By Sherry Atanasio, LMSW
Last month we explored guilt, and in this post we will be focusing on anger, which can span anywhere from irritation (say a friend cancels plans last minute), to an all-consuming rage (fist fight outside the bar). Anger can also take the form of frustration, bitterness, crankiness, aggravation, etc. I’ve heard (and seen) various responses to this emotion from, “When I get angry, I see red and lose control of what happens next,” to “I never get angry when things go wrong, just really sad.”
Whether or not we are able to acknowledge or accept our anger, it does inform us if our goals are being thwarted, a situation is not turning out as planned, our values/self-respect are being threatened, or we are experiencing a loss of integrity, status, or power. Some of us externalize anger — we can easily attribute it to the person or situation that has evoked this powerful feeling within us. For others, anger tends to be more internalized or suppressed. This can look like enormous disappointment at ourselves for events out of our control, or the belief that “I shouldn’t be angry…” which can lead to self-blame and guilt. There is no “better” or “correct” way to express anger. Instead, it's more helpful to consider the cost of being “right” versus being “effective.” Here are some things we can do about it:
Check the facts: Describe the facts of the situation, instead of your opinion or interpretation of the events. For example, “My roommate just came home, slammed the door, and looks tearful” vs. “I’ve told her a million times, but she is always slamming the door to get under my skin!”
Opposite action: Doing the opposite of what our anger generally tells us to do. If your anger tells you to go on the attack, this means trying to gently avoid the confrontation or be a little bit nice instead. To use the example with the roommate, this could look like greeting her with “Rough day? Want a bite of my ice cream?” or simply stepping into the kitchen to give her some space. It sounds counterintuitive, but try it and see how it influences your anger. Ask yourself, “what’s more effective?”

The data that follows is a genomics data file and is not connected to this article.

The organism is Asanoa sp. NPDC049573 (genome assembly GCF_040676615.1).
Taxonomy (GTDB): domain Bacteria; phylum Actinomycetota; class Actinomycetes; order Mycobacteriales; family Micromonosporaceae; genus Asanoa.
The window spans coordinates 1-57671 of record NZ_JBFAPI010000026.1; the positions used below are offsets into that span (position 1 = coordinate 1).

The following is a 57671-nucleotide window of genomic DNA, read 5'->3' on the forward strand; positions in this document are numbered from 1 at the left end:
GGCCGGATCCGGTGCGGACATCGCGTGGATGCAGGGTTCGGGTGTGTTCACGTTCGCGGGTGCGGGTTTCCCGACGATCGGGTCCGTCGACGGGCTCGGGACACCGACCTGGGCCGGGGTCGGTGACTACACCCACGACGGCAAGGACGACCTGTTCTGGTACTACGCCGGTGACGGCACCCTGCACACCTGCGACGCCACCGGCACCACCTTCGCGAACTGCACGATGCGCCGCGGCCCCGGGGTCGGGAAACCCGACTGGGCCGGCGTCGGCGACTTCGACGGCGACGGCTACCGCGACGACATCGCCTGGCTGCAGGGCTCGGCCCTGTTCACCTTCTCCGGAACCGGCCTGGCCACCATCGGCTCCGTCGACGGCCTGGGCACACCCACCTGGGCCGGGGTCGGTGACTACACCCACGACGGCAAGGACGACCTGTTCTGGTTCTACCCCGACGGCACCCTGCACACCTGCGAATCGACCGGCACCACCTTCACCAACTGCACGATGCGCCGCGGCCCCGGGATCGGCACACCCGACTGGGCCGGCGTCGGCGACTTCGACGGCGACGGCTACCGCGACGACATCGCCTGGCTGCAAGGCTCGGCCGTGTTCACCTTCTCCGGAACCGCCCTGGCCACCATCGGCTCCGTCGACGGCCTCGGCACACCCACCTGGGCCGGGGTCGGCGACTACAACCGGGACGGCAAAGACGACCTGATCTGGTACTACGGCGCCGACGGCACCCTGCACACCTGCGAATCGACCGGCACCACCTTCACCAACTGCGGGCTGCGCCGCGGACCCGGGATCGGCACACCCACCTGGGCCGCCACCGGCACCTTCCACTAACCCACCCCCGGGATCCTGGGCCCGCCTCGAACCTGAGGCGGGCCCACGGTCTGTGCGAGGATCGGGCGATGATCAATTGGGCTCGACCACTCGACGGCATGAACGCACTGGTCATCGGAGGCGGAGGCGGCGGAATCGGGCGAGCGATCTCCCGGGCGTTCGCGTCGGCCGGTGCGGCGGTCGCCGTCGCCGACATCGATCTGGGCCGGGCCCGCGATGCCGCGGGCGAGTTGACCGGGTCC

Have some empathy: Imagine a really good reason for what just happened. Instead of flipping off your roommate, maybe you can notice that she has been crying and wonder what’s going on in her life. We can definitely recall what it’s like to have a bad day at work.
Check in with your body: Stop clenching your jaw and relax your muscles. Half-smile if you can manage it.
Take a deep breath (or three) and then decide what comes next.
Anger can be extremely helpful (ie: if we need to protect ourselves or our values), and can even propel us forward towards change. However, it can also be intoxicating and convince us that what we are doing is right and that there is no other way to see or do things. Remember, we can always buy ourselves time and check in with our anger and decide how we want to act moving forward.
Sherry Atanasio, LMSW is a therapist at Cobb Psychotherapy. If you would like support in exploring and managing emotions, visit cobbpsychotherapy.com to learn more about how therapy can help.